Urban legend says that Alexander the Great in 326BC formed a large encampment in the area, after discovering the salt when his horses began to lick the rock. Thus was the birth of an ancient salt mining traditional in the area that still continues today.
In 1872 the British took over the mining rights in the region and the first British Chief Mining Engineer, Dr H Warth, made the Khewra salt mine his home and began to introduced new mining techniques used in Britain and the rest of the world at the time. The British continued to control the mines until Partition in 1947 when they were returned to Pakistani control.
Dr Warth also introduced a system that registered the local miners from the surrounding villages and gave them exclusive rights to work the mines thus guaranteeing a well-trained reliable workforce. These groups of miners formed Pakistan's first ever trade union in 1929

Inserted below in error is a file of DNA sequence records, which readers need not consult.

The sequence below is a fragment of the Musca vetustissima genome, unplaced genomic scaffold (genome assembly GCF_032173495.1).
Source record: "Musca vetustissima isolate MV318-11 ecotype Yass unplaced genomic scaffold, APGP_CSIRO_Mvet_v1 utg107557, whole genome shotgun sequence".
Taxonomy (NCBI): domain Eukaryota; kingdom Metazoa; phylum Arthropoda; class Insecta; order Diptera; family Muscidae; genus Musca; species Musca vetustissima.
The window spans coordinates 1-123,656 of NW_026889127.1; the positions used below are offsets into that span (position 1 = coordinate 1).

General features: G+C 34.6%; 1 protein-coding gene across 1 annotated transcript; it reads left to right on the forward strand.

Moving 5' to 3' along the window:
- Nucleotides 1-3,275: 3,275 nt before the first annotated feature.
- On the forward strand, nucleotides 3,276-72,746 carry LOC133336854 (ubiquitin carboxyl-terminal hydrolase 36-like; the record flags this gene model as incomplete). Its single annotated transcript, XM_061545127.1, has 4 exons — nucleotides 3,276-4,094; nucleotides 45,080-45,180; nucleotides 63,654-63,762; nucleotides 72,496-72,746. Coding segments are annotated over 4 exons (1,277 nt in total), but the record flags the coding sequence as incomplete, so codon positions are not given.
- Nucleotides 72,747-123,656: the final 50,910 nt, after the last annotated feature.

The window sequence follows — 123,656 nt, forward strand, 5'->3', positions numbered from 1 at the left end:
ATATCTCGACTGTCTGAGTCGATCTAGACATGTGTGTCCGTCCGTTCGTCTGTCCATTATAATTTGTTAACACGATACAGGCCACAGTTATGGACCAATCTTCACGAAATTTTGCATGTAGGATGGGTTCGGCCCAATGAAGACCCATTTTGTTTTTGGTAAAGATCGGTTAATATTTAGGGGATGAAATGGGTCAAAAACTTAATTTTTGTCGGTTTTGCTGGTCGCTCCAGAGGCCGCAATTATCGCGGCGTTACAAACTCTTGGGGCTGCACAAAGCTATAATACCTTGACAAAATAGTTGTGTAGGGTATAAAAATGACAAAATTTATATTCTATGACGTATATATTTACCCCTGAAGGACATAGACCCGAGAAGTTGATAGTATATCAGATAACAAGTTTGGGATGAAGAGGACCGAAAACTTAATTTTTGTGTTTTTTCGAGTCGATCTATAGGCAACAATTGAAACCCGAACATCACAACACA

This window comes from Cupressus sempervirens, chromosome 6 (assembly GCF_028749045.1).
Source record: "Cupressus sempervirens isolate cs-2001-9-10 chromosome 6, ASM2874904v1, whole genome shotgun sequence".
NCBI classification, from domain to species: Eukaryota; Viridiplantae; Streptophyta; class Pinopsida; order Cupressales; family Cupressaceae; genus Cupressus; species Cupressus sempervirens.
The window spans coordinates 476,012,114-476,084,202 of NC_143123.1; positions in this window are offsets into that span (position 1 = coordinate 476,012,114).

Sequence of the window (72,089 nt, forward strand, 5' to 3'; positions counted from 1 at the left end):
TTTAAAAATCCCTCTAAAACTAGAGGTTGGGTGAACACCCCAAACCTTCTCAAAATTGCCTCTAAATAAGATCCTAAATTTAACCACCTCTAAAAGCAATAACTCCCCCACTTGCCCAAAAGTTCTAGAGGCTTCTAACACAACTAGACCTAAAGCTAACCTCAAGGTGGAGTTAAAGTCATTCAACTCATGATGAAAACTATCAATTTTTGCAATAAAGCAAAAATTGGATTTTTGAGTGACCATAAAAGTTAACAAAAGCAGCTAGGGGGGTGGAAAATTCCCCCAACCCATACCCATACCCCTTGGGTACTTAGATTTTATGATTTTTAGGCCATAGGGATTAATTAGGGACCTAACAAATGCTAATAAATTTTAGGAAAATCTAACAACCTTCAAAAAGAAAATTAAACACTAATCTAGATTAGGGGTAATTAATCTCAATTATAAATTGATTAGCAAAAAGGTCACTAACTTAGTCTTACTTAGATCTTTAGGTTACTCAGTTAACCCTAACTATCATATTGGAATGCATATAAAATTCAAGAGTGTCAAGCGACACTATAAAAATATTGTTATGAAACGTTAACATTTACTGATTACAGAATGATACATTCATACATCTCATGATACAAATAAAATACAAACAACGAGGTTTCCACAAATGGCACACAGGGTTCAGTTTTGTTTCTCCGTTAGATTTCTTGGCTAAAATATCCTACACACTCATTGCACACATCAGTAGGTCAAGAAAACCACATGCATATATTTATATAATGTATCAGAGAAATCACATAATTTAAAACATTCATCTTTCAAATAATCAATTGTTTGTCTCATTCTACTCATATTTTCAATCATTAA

Although today the mines are controlled by the Pakistan Mining Development Corporation the same miner families, having received their hereditary rights from their forefathers, continue to work inside the salt mines.
Whilst other salt mines across the world have become more mechanised many of Pakistan's salt mines still use the same techniques employed in 1872. Work is still largely done by dynamite and by hand with some mines still using donkey's to carry out the salt. It is the strength of the salt miners Unions and the hereditary registration rights that refuses to allow the mines to become mechanised for fear the miners will lose their jobs.